Has our nation changed Gods? The Accusation

The position of Jeremiah’s sermon right after the description of Jeremiah’s call leads us to believe that these words are representative of some of the first sermons that Jeremiah preached for the LORD. Jeremiah is always quick to remind that his words are really the words of God. Jeremiah’s sermon is in the form of an accusation—a chief formal complaint much like a legal proceeding. After giving his hearers the opportunity to make a complaint against God, Jeremiah presents God’s case against Israel.  God has brought two charges against Israel. The same charges could be made against America.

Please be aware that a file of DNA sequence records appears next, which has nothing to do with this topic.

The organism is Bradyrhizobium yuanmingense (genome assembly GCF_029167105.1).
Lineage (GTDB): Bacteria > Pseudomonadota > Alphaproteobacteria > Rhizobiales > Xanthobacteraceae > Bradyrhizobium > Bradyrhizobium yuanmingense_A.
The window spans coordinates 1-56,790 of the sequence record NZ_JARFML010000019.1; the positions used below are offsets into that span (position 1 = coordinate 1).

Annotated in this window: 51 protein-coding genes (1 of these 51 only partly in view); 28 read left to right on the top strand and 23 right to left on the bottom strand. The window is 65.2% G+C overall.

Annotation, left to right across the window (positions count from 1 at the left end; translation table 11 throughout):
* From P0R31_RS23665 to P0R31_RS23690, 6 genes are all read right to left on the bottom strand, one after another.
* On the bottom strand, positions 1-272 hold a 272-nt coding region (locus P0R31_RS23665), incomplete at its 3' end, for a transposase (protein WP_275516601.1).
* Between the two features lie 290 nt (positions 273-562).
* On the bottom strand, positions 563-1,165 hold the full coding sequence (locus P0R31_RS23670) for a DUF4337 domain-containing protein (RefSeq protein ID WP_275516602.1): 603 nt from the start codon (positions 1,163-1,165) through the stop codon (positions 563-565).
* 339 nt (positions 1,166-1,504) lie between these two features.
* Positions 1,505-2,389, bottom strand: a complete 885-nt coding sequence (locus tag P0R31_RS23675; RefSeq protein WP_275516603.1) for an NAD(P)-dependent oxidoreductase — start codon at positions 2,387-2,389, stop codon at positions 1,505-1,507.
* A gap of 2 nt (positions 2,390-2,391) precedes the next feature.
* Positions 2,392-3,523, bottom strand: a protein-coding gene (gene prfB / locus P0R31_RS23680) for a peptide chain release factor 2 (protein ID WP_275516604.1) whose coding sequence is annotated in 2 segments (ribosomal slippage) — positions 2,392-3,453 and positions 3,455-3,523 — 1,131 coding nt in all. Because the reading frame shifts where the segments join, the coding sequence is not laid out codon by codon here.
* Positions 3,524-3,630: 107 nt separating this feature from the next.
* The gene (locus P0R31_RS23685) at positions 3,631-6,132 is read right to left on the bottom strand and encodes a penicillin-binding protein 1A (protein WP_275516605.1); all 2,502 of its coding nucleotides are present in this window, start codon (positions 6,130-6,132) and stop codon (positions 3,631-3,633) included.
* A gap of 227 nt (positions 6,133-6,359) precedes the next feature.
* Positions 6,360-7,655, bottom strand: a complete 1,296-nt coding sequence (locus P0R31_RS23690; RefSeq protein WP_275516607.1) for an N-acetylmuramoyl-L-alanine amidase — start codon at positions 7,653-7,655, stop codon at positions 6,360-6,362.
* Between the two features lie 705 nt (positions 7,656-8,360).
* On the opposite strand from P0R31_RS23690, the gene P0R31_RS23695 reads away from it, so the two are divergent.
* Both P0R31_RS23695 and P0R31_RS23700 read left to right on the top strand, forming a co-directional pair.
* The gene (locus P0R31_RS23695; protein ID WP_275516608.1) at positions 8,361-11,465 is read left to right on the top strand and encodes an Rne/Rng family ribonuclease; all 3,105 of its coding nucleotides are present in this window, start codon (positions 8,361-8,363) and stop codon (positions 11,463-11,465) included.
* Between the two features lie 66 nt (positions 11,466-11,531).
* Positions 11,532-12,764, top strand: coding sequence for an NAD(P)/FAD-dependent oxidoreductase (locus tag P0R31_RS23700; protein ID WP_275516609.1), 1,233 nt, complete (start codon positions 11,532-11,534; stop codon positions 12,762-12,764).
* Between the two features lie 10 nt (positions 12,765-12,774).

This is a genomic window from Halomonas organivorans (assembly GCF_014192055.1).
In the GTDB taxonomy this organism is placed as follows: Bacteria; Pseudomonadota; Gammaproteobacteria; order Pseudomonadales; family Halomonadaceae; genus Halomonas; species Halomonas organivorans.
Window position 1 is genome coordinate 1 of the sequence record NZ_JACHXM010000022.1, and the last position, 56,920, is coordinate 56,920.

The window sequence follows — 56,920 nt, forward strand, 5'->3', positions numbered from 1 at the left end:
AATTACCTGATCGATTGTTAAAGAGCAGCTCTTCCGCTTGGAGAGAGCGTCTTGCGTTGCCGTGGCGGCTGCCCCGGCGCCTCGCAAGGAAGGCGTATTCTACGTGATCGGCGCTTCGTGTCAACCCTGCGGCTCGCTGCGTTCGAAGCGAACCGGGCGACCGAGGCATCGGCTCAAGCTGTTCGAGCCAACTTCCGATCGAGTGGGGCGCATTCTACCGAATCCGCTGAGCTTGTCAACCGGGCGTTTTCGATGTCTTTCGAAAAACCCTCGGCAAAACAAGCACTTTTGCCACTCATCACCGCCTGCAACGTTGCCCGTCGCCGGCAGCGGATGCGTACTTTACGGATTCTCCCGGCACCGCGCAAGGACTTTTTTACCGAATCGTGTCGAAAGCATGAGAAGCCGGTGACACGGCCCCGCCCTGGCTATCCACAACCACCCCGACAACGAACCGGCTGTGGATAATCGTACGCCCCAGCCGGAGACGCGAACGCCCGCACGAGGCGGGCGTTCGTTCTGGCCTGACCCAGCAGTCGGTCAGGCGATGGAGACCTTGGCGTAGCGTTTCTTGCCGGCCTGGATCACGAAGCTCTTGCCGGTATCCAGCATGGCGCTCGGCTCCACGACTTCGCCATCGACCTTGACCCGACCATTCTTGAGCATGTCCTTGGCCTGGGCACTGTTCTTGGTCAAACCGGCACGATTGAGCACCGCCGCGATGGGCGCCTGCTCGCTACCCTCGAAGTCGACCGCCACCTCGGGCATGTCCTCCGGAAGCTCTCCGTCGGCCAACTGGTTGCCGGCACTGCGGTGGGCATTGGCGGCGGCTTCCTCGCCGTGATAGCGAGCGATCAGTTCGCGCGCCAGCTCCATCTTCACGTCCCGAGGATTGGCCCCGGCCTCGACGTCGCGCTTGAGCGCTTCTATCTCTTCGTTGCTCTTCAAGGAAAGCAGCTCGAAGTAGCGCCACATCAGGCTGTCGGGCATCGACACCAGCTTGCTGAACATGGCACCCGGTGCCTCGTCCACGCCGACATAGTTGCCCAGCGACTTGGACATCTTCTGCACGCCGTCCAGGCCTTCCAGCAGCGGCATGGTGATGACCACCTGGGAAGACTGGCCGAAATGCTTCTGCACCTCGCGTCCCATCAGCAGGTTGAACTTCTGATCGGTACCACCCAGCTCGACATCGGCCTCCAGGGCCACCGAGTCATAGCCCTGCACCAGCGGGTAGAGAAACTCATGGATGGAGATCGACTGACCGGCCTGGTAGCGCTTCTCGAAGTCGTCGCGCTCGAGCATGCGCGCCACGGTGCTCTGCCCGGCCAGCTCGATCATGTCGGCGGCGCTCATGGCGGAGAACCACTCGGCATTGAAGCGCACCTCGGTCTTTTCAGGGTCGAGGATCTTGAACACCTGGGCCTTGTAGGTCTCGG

• Like Judah, we have surrendered our allegiance.

They have abandoned Me, the fountain of living water. 2:13

  • Like Judah, we have substituted other things in place of God.

And dug cisterns for themselves—cracked cisterns that cannot hold water. 2:13

Certainly, it would have been enough to forsake God, but they have substituted God with gods that are worthless. Jeremiah uses an analogy of comparing a fresh water spring to a cistern, but not just any cistern—a broken cistern that can hold no water. 

America has forsaken God to follow her own gods.  The list is long—materialism, pleasure, spirituality not based on God’s Spirit.   

What can we say about a nation that changes Gods? The Assessment

Our text also points us to God’s assessment of a nation that forsakes Him. 

  • ­Amazing
See if there has ever been anything like this. 2:10